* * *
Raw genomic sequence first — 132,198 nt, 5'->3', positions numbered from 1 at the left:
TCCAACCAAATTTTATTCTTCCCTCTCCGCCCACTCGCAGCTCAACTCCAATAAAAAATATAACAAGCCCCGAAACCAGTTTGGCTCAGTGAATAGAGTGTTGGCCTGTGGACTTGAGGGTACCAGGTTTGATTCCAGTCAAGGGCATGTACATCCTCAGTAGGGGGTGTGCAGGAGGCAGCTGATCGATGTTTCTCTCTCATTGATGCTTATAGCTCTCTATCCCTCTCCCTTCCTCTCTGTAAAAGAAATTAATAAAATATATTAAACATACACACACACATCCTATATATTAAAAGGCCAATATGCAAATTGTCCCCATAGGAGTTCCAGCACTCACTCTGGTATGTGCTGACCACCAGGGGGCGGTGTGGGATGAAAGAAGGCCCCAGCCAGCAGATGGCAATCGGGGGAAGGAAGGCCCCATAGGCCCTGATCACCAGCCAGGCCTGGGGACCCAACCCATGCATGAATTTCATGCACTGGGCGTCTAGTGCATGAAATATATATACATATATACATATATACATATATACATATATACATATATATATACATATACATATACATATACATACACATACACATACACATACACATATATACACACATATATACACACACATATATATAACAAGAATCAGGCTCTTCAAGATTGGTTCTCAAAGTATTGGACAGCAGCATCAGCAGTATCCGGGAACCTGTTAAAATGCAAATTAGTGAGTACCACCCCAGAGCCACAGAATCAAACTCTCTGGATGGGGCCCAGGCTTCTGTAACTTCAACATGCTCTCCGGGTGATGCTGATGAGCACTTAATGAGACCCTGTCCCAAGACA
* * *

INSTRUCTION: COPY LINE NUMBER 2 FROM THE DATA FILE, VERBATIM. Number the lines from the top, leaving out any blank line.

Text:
TCCAACCAAATTTTATTCTTCCCTCTCCGCCCACTCGCAGCTCAACTCCAATAAAAAATATAACAAGCCCCGAAACCAGTTTGGCTCAGTGAATAGAGTGTTGGCCTGTGGACTTGAGGGTACCAGGTTTGATTCCAGTCAAGGGCATGTACATCCTCAGTAGGGGGTGTGCAGGAGGCAGCTGATCGATGTTTCTCTCTCATTGATGCTTATAGCTCTCTATCCCTCTCCCTTCCTCTCTGTAAAAGAAATTAATAAAATATATTAAACATACACACACACATCCTATATATTAAAAGGCCAATATGCAAATTGTCCCCATAGGAGTTCCAGCACTCACTCTGGTATGTGCTGACCACCAGGGGGCGGTGTGGGATGAAAGAAGGCCCCAGCCAGCAGATGGCAATCGGGGGAAGGAAGGCCCCATAGGCCCTGATCACCAGCCAGGCCTGGGGACCCAACCCATGCATGAATTTCATGCACTGGGCGTCTAGTGCATGAAATATATATACATATATACATATATACATATATACATATATACATATATATATACATATACATATACATATACATACACATACACATACACATACACATATATACACACATATATACACACACATATATATAACAAGAATCAGGCTCTTCAAGATTGGTTCTCAAAGTATTGGACAGCAGCATCAGCAGTATCCGGGAACCTGTTAAAATGCAAATTAGTGAGTACCACCCCAGAGCCACAGAATCAAACTCTCTGGATGGGGCCCAGGCTTCTGTAACTTCAACATGCTCTCCGGGTGATGCTGATGAGCACTTAATGAGACCCTGTCCCAAGACA